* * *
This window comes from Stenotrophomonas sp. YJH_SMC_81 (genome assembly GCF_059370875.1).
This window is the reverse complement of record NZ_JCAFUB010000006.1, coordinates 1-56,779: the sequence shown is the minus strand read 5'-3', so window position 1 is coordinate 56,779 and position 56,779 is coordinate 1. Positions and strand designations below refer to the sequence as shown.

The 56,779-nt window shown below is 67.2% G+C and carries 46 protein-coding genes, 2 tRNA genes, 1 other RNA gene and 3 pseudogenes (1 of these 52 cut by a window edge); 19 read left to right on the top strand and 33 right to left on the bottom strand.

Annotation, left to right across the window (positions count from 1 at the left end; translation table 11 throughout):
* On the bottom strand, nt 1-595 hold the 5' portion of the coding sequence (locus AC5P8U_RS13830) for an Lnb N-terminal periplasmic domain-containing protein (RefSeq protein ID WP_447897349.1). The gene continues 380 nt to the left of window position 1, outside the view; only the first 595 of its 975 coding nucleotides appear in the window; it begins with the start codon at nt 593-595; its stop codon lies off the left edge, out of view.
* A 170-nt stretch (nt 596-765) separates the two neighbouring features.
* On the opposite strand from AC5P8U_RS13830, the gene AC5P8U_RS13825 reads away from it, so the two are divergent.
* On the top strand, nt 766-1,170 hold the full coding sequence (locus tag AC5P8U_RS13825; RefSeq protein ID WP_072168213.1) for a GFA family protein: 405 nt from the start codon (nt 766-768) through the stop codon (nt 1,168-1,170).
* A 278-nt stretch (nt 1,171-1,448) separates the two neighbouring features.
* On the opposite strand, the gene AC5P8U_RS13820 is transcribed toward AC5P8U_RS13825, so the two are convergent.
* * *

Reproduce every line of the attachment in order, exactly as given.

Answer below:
This window comes from Stenotrophomonas sp. YJH_SMC_81 (genome assembly GCF_059370875.1).
This window is the reverse complement of record NZ_JCAFUB010000006.1, coordinates 1-56,779: the sequence shown is the minus strand read 5'-3', so window position 1 is coordinate 56,779 and position 56,779 is coordinate 1. Positions and strand designations below refer to the sequence as shown.

The 56,779-nt window shown below is 67.2% G+C and carries 46 protein-coding genes, 2 tRNA genes, 1 other RNA gene and 3 pseudogenes (1 of these 52 cut by a window edge); 19 read left to right on the top strand and 33 right to left on the bottom strand.

Annotation, left to right across the window (positions count from 1 at the left end; translation table 11 throughout):
* On the bottom strand, nt 1-595 hold the 5' portion of the coding sequence (locus AC5P8U_RS13830) for an Lnb N-terminal periplasmic domain-containing protein (RefSeq protein ID WP_447897349.1). The gene continues 380 nt to the left of window position 1, outside the view; only the first 595 of its 975 coding nucleotides appear in the window; it begins with the start codon at nt 593-595; its stop codon lies off the left edge, out of view.
* A 170-nt stretch (nt 596-765) separates the two neighbouring features.
* On the opposite strand from AC5P8U_RS13830, the gene AC5P8U_RS13825 reads away from it, so the two are divergent.
* On the top strand, nt 766-1,170 hold the full coding sequence (locus tag AC5P8U_RS13825; RefSeq protein ID WP_072168213.1) for a GFA family protein: 405 nt from the start codon (nt 766-768) through the stop codon (nt 1,168-1,170).
* A 278-nt stretch (nt 1,171-1,448) separates the two neighbouring features.
* On the opposite strand, the gene AC5P8U_RS13820 is transcribed toward AC5P8U_RS13825, so the two are convergent.